Poughkeepsie Shuffle deals with an ex-con named Jeff Nichols, a guy who jumps from a notorious jail back into the bristling criminal elements. But the thing is he’s a likable guy just trying to do right by the woman he loves. This book grabbed me from the get-go, Jeff grabbed me from the get-go, and I turned the pages hoping he’d make it out in one piece, or at least somewhat alive. In Dietrich’s gritty world of noir, there’s no guarantee the protagonist will come out on the breathable side of a coffin. But I had to know, which made this a great read.

Take a road trip to Poughkeepsie here.

 

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Photo Gallery: October Events

Check out photos of recent events in Monterey County below! Big thanks to Ace Hardware in Carmel for hosting us Arcadia authors, to Old Capitol Books for hosting a writing workshop for me and Dietrich, and for selling books at the Noir at the Bar a few night’s later. Thanks also to our Noir hosts, East Village Coffee Lounge!

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American Static: interview with Author Tom Pitts

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American Static by Tom Pitts  Down & Out Books (June 26, 2017)

Some writers are like doctors. They have the stuff you need right when you need it most. Tom Pitts is an author like that. Having read American Static at a time when I was thirsty for a blast of literary danger, the book was like the tall beer Tom’s holding in his author photo. It hit the spot.What starts as a deadly, and compelling, crime thriller; American Static soons takes on a darker twist. The story unfolds to reveal murderous political intrigue, a savage quest for the truth, and weaves in a sweet love story  – albeit in a surprising way.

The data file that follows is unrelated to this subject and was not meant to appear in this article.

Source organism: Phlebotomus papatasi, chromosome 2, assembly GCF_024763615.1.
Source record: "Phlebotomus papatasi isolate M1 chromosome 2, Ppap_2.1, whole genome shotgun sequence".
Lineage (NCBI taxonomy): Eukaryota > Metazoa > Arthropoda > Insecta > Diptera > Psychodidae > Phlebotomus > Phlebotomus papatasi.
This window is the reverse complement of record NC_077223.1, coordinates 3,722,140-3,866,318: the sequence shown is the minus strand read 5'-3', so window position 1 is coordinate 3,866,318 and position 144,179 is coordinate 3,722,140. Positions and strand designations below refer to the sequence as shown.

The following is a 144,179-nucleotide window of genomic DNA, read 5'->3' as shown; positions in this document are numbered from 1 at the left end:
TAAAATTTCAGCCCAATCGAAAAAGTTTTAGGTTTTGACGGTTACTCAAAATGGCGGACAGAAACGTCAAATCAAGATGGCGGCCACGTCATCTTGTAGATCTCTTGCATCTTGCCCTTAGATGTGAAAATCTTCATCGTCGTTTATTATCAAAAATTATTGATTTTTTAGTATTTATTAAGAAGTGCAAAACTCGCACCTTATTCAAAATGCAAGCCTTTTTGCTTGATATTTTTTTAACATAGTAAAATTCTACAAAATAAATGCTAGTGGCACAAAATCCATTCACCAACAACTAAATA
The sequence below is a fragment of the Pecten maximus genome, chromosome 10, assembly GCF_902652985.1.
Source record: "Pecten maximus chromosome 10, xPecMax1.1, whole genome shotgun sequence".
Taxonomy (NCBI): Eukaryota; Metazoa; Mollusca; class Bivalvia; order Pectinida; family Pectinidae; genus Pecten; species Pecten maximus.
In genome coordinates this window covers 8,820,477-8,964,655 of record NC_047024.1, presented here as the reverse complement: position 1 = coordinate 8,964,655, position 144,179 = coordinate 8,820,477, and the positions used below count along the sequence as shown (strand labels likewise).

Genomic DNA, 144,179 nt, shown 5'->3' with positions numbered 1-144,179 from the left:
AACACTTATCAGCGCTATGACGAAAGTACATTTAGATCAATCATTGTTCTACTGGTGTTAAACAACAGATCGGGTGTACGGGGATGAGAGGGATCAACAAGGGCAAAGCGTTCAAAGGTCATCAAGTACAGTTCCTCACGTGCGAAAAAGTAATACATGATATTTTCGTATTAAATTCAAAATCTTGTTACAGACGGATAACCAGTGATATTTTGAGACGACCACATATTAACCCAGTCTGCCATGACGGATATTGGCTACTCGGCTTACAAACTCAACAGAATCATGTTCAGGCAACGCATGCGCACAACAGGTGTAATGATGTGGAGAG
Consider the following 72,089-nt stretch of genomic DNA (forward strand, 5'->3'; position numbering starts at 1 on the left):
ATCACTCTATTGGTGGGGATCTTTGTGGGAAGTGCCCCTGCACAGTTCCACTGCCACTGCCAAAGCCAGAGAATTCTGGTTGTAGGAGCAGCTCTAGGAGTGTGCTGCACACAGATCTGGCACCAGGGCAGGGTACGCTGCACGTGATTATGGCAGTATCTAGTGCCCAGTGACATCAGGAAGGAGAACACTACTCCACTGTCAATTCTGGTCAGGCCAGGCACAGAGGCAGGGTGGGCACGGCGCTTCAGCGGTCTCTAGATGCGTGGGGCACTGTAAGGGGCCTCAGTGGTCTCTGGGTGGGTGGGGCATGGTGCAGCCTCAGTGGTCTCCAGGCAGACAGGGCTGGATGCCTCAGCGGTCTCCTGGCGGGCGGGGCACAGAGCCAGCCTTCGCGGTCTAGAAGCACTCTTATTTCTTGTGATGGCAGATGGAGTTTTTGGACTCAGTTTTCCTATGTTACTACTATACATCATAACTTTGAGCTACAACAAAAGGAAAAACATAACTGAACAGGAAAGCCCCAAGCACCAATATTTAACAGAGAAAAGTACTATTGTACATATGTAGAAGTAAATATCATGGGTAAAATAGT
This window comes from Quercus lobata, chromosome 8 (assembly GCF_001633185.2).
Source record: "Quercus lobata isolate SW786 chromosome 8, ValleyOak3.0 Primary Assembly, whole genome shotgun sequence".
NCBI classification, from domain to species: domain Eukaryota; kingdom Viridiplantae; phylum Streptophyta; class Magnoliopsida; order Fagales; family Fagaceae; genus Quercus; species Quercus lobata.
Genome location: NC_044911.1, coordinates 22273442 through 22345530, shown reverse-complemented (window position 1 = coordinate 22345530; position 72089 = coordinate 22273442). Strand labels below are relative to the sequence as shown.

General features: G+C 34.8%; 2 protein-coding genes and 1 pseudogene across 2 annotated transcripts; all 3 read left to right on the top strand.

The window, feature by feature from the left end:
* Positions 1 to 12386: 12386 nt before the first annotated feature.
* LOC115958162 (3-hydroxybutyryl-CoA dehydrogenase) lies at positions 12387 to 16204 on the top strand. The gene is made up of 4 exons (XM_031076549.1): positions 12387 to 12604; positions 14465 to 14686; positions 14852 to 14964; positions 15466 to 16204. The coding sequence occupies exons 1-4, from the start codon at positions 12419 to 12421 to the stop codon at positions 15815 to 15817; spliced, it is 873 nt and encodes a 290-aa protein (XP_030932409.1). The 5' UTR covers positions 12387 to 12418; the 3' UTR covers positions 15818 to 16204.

When I got a chance to sit down with Tom, the first thing on my mind was all the great characters sprinkled throughout the book, so I started there…

PATRICK WHITEHURST: You have Quinn, Carl, Tremblay, Steven, Teresa, and a cast of others, nearly all a bit shady. How did you keep them straight?

TOM PITTS: If you’re referring to the juggling of POVs, it’s the only way I see the whole picture. It’s more than just a third-person perspective, it’s a lens through which we can see each character’s motivations. I took this idea a little further than in my last novel, Hustle. And I think the result is a faster moving, more exciting ride.

As far as them being shady, to be fair, kindly ol’ Carl ain’t too shady. But all characters—just like people—come in varying shades of grey. They just aren’t black or white. Mind you, some are blacker than others. I think even the most evil motherfucker in the world still likes a chuckle now and again, still likes to sit down and watch Bob’s Burgers, you know?

WHITEHURST: You’re knocking back a few at the bar and some dude asks you to describe American Static. What do you tell him?

Tom Pitts at Boucher
Author Tom Pitts.

PITTS: I tell ‘em it’s a devil-at-the-crossroads kind of tale. That’s what Quinn is. He’s that intoxicating, charismatic devil that’ll take you on a fast ride to hell.

WHITEHURST: When you gaze at the stars, thinking wistfully on those glorious days spent writing the book, what stands out? What part of American Static really turned you on?

PITTS: I was on a roll after Hustle. I marched forward on this one full of cocky confidence. The plot unfolded and the puzzle presented itself to me perfectly. I love that feeling when the pieces fit together. What I remember most—when I put together the political backstory that’s the impetus for the events—is jumping up from the keyboard and yelling Yes!

WHITEHURST: What can you tell us about an audiobook?